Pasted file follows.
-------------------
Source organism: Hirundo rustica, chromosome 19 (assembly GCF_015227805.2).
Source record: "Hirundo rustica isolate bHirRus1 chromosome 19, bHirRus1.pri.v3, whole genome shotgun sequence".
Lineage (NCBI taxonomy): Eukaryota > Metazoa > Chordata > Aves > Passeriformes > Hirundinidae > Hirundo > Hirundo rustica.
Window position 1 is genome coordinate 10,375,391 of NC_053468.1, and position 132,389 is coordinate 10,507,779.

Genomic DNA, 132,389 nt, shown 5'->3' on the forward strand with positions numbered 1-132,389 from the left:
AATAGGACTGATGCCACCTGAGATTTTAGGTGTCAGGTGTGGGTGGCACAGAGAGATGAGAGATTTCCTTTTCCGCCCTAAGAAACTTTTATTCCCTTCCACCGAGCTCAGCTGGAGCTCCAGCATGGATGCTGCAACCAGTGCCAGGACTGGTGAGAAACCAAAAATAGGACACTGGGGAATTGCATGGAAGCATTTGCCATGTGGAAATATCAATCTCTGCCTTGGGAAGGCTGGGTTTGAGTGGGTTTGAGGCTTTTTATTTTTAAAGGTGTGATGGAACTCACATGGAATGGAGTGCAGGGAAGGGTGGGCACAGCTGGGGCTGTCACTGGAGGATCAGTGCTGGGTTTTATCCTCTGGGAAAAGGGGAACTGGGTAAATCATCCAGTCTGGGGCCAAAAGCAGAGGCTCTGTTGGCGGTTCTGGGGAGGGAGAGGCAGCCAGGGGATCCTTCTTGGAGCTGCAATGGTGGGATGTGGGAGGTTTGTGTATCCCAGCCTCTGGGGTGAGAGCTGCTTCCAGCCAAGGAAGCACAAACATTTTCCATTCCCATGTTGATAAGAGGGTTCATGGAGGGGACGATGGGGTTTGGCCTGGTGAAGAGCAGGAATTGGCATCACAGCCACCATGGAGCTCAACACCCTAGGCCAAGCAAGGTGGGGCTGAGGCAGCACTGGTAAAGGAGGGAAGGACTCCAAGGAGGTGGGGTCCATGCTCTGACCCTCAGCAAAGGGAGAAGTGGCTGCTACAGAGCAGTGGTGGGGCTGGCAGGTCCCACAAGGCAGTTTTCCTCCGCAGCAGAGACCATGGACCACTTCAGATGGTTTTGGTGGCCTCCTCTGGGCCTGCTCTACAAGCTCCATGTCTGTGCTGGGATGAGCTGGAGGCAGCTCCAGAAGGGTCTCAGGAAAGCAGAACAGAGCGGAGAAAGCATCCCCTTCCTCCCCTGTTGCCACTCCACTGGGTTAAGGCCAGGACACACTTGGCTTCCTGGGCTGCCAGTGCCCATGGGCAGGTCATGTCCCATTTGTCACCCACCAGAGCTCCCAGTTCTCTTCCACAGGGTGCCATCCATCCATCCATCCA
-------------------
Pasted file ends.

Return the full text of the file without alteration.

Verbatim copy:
Source organism: Hirundo rustica, chromosome 19 (assembly GCF_015227805.2).
Source record: "Hirundo rustica isolate bHirRus1 chromosome 19, bHirRus1.pri.v3, whole genome shotgun sequence".
Lineage (NCBI taxonomy): Eukaryota > Metazoa > Chordata > Aves > Passeriformes > Hirundinidae > Hirundo > Hirundo rustica.
Window position 1 is genome coordinate 10,375,391 of NC_053468.1, and position 132,389 is coordinate 10,507,779.

Genomic DNA, 132,389 nt, shown 5'->3' on the forward strand with positions numbered 1-132,389 from the left:
AATAGGACTGATGCCACCTGAGATTTTAGGTGTCAGGTGTGGGTGGCACAGAGAGATGAGAGATTTCCTTTTCCGCCCTAAGAAACTTTTATTCCCTTCCACCGAGCTCAGCTGGAGCTCCAGCATGGATGCTGCAACCAGTGCCAGGACTGGTGAGAAACCAAAAATAGGACACTGGGGAATTGCATGGAAGCATTTGCCATGTGGAAATATCAATCTCTGCCTTGGGAAGGCTGGGTTTGAGTGGGTTTGAGGCTTTTTATTTTTAAAGGTGTGATGGAACTCACATGGAATGGAGTGCAGGGAAGGGTGGGCACAGCTGGGGCTGTCACTGGAGGATCAGTGCTGGGTTTTATCCTCTGGGAAAAGGGGAACTGGGTAAATCATCCAGTCTGGGGCCAAAAGCAGAGGCTCTGTTGGCGGTTCTGGGGAGGGAGAGGCAGCCAGGGGATCCTTCTTGGAGCTGCAATGGTGGGATGTGGGAGGTTTGTGTATCCCAGCCTCTGGGGTGAGAGCTGCTTCCAGCCAAGGAAGCACAAACATTTTCCATTCCCATGTTGATAAGAGGGTTCATGGAGGGGACGATGGGGTTTGGCCTGGTGAAGAGCAGGAATTGGCATCACAGCCACCATGGAGCTCAACACCCTAGGCCAAGCAAGGTGGGGCTGAGGCAGCACTGGTAAAGGAGGGAAGGACTCCAAGGAGGTGGGGTCCATGCTCTGACCCTCAGCAAAGGGAGAAGTGGCTGCTACAGAGCAGTGGTGGGGCTGGCAGGTCCCACAAGGCAGTTTTCCTCCGCAGCAGAGACCATGGACCACTTCAGATGGTTTTGGTGGCCTCCTCTGGGCCTGCTCTACAAGCTCCATGTCTGTGCTGGGATGAGCTGGAGGCAGCTCCAGAAGGGTCTCAGGAAAGCAGAACAGAGCGGAGAAAGCATCCCCTTCCTCCCCTGTTGCCACTCCACTGGGTTAAGGCCAGGACACACTTGGCTTCCTGGGCTGCCAGTGCCCATGGGCAGGTCATGTCCCATTTGTCACCCACCAGAGCTCCCAGTTCTCTTCCACAGGGTGCCATCCATCCATCCATCCA